Stroll down the famous Andrássy Avenue in downtown Budapest, and you’ll immediately be struck by the tone of classic grandeur, which is rather strangely complemented by the thick layers of dirt lacing the buildings, caused by exhaust fumes.
In recent years, the Hungarian capital has been confronted with an exploding influx of cars. Every day during peak time, its avenues and boulevards are disguised with vast traffic jams. ‘The living standard rose after the ‘changes’. The number of cars purchased rocketed,’ explains István Erdélyi, head of the traffic survey department of BKV Ltd, the municipally owned company that manages public transport in Budapest. The ‘change’ Erdélyi refers to is the collapse of Hungarian communism in 1989.
Show me the money
Obviously, the problems resulting from the massive increase in cars need to be addressed. Apart from blackening architecture, an efficient transportation route through the city is becoming unimaginable. Air pollution is rising. Invest in public transport, maybe?
Budapest already boasts a sizeable public transport network. Buses, trolleybuses, trams and suburban trains all play their roles on the jigsaw. There is even a cogwheel and a funicular railway. Underground, three metro lines operate. Amongst them is the ‘Millenium’ subway line, which itself opened in 1896.
BKV acknowledges that the public transport network isn’t expanding fast enough, despite the modern trams, a refurbished Metro II, and bicycle tracks. Erdélyi sees these developments as ‘small improvements.’
Metro the fourth
There is one ambitious project that might bring the desired improvements; the ongoing construction of a fourth metro line. ‘It will connect the inner city to the south west, where most of the increasing car pressure comes from’, says colleague László Gulyás. The project manager handles a 1.2 billion euro budget and deals with American, French, German, Japanese and Swiss contractors.
‘Construction started in March 2006,’ Gulyás continues. ‘But we have been preparing for this since 1996.’ Think that’s long? The first plans for a new metro line stem from 1972. Gulyás explains the endless delay, caused by the socialist regime. ‘It was very slowly succumbing to political infighting and a lack of money from the early seventies onwards. After 1989, another change of government in 1998 further delayed the project.’
But it finally got started. Financing is provided by the European Investment Bank (EIB), from which the Hungarian government and the Budapest municipality loaned three quarters of the project costs. In the coming months, Gulyás will also apply for EU funding – Hungary joined the union on May 1, 2004. He is hopeful: ‘We will ask for between 50 and 75 percent of project costs. It’s a sum that would enable us to improve a lot, like surface reconstruction, which for the time being is insufficient.’
The 'surface reconstruction' that Gulyás refers to is that of the expensive work that needs to be done after the metro stations have been built. Two tunnels for Metro 4 will be dug next to each other by a giant 'wormlike' machine. It’s round 'mouth' has a diameter of 6 meters, and can grind even the hardest stone to dust. This 106 meter-long machine, operated by people inside it, digs its way through the ground, leaving behind a tunnel – and extensive damage. Buildings, streets and squares will be affected right in the heart of downtown Budapest.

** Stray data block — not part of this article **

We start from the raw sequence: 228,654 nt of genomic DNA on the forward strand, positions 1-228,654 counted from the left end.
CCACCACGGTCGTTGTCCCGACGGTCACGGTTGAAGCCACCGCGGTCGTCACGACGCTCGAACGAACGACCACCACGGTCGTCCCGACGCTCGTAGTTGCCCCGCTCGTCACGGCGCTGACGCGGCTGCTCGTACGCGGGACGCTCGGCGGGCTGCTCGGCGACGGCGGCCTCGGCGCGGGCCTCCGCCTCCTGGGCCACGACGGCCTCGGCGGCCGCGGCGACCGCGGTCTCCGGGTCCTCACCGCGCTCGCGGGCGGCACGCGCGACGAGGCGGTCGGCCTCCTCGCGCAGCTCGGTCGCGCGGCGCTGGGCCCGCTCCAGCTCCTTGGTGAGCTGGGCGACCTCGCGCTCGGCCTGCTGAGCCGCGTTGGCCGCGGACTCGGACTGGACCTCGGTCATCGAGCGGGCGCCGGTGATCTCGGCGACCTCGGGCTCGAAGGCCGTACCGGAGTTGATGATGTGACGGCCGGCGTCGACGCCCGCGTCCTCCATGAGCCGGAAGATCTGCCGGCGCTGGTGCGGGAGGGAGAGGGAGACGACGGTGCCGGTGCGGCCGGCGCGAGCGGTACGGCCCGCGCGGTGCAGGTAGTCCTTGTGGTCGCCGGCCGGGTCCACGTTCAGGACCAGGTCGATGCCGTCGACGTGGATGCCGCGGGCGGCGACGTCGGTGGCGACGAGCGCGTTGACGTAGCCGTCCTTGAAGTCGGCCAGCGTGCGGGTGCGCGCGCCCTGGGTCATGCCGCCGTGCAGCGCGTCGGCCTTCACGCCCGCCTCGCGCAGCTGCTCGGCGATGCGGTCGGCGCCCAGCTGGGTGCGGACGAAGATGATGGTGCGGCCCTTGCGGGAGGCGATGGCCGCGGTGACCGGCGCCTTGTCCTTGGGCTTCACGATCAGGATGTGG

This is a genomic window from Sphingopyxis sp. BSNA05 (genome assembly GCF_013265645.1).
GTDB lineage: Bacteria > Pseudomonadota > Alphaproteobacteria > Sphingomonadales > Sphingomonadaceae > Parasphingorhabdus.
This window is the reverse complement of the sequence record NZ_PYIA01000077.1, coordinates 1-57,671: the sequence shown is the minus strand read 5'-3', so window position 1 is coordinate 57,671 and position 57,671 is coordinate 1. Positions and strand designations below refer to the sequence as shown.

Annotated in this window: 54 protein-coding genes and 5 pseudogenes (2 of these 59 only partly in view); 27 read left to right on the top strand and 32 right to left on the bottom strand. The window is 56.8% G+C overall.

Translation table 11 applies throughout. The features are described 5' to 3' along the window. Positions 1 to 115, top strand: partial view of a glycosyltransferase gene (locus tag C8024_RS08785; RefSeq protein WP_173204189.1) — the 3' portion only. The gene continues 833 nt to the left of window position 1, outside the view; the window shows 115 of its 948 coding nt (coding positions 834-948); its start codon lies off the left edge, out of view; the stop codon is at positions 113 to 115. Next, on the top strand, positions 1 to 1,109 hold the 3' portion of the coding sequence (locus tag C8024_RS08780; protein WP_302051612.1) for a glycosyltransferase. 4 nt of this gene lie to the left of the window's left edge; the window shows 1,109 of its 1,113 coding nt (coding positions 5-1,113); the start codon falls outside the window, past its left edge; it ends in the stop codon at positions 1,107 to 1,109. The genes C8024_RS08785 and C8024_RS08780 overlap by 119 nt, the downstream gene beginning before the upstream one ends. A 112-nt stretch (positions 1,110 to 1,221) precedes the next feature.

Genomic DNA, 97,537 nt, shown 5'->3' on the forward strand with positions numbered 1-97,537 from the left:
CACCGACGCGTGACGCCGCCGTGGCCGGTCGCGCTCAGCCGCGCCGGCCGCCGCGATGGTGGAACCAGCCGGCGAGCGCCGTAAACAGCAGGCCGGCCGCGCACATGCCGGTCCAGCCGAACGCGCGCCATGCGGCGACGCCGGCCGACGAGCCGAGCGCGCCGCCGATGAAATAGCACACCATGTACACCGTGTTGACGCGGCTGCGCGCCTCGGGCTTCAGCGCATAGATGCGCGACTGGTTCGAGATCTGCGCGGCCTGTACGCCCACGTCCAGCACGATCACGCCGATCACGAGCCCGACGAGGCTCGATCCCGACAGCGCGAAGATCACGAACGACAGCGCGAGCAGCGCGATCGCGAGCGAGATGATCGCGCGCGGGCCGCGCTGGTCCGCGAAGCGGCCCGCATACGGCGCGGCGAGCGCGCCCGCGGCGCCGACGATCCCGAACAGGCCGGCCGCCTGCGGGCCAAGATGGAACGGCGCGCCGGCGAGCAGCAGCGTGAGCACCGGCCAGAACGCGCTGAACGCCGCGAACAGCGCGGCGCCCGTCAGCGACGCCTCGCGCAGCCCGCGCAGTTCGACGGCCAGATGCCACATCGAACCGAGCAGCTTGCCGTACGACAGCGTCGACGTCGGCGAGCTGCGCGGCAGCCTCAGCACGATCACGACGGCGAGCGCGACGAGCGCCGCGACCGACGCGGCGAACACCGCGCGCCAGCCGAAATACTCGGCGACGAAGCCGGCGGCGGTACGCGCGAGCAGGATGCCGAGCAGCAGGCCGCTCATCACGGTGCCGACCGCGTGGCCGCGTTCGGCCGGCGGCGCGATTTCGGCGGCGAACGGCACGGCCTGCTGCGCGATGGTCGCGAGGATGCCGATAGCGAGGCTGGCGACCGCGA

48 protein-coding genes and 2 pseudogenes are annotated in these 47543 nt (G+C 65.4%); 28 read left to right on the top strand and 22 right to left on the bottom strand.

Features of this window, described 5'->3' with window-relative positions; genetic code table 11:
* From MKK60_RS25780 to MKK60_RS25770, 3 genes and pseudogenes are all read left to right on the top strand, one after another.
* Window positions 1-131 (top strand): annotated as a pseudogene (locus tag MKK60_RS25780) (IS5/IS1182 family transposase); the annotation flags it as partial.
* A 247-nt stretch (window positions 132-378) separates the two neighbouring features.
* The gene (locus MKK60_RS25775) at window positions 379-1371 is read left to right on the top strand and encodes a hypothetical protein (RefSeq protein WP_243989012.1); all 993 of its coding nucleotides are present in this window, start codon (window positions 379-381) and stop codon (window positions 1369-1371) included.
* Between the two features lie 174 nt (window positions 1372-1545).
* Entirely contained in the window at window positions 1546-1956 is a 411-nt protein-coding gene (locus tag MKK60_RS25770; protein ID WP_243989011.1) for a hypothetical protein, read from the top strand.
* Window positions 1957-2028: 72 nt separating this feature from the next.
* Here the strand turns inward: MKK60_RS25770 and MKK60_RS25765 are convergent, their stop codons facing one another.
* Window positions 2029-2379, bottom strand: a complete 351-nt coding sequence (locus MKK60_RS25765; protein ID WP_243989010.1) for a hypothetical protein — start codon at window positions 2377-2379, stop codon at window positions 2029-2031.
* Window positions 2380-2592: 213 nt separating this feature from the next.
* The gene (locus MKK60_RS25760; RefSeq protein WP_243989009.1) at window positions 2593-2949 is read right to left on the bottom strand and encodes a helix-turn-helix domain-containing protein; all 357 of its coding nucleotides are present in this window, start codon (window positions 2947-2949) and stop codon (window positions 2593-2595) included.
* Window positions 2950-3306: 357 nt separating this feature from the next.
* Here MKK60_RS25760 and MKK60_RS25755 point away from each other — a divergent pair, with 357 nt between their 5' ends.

Political infighting first, public interests last
But Gulyás stresses the importance of his project. ‘Budapest needs this. Two and a half million people use public transport daily. Metro 4 will increase capacity by 400, 000.’ He dismisses civil rights groups protests, such as the claim that cheaper alternatives could be developed overground. ‘Where?,’ he asks, exasperated. ‘There is simply no more road surface. We are talking about the inner city of Budapest. We don’t want to demolish any houses or historical monuments.’
Metro 4’s first trip was sketched in for December 2009. ‘But there is already at least one month’s delay,’ Gulyás admits. Erdélyi is pessimistic about the project, and indeed about the development of public transport in general. BKV rose from 30, 000 employees in 1990 to 12, 000 today, and tries hard to be an efficient company.
But Erdélyi maintains that, ‘political influence on BKV and other companies remains too high in Hungary. In happier countries, professionals have the major say. Here, politicians often do.’ And Hungarian politics isn’t exactly running smoothly. Erdélyi gives an example: ‘Three months after the municipal elections, and only one of the three deputy mayors of Budapest has been elected. With such political infighting, public interests come second. Or even third or fourth.’
Even though plans for a fifth metro line – a connection between two existing suburban railway lines - already exist, Budapest’s buildings look due to turn a darker shade of black in the foreseeable future.